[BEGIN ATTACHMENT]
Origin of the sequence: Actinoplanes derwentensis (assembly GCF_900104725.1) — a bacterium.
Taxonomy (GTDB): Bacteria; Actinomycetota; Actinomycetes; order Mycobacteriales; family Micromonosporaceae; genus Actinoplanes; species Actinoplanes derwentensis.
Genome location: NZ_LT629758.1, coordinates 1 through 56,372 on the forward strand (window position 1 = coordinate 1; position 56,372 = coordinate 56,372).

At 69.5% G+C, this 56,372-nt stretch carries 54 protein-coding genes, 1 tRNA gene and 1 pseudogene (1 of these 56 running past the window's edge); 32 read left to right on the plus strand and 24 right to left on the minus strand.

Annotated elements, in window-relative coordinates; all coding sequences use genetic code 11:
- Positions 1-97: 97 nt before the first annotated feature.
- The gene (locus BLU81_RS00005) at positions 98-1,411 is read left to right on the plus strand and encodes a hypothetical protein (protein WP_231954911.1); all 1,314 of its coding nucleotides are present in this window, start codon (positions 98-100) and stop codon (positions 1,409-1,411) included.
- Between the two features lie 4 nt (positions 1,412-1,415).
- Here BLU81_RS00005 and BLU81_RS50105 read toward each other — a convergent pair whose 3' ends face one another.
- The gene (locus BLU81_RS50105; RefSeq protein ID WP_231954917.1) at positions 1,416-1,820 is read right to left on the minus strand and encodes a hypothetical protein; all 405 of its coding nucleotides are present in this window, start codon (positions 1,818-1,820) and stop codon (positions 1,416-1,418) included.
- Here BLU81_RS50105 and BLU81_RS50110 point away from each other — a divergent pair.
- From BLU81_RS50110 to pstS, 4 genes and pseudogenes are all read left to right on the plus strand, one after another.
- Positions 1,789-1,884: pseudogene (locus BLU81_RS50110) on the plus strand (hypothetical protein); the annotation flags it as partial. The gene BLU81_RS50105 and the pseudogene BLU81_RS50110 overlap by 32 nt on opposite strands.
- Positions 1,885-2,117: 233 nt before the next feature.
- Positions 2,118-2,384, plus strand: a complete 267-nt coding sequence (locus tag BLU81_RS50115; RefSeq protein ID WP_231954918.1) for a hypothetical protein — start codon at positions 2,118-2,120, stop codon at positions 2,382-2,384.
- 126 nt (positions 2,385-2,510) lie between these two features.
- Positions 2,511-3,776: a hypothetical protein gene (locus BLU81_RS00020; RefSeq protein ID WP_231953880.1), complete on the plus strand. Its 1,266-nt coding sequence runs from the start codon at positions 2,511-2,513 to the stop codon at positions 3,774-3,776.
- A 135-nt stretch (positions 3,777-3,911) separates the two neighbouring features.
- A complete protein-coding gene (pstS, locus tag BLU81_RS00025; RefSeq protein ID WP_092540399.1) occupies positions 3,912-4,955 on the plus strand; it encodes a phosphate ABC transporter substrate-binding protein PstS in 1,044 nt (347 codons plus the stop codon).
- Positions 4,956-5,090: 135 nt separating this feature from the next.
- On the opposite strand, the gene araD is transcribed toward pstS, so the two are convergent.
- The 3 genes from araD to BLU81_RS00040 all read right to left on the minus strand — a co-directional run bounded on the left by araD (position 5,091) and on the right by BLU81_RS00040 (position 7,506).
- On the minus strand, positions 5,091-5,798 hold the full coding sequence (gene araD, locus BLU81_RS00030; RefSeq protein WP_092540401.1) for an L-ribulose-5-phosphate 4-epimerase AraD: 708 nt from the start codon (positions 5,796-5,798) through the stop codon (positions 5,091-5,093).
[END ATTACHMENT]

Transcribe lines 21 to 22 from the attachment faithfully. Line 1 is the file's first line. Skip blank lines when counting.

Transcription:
- On the opposite strand, the gene araD is transcribed toward pstS, so the two are convergent.
- The 3 genes from araD to BLU81_RS00040 all read right to left on the minus strand — a co-directional run bounded on the left by araD (position 5,091) and on the right by BLU81_RS00040 (position 7,506).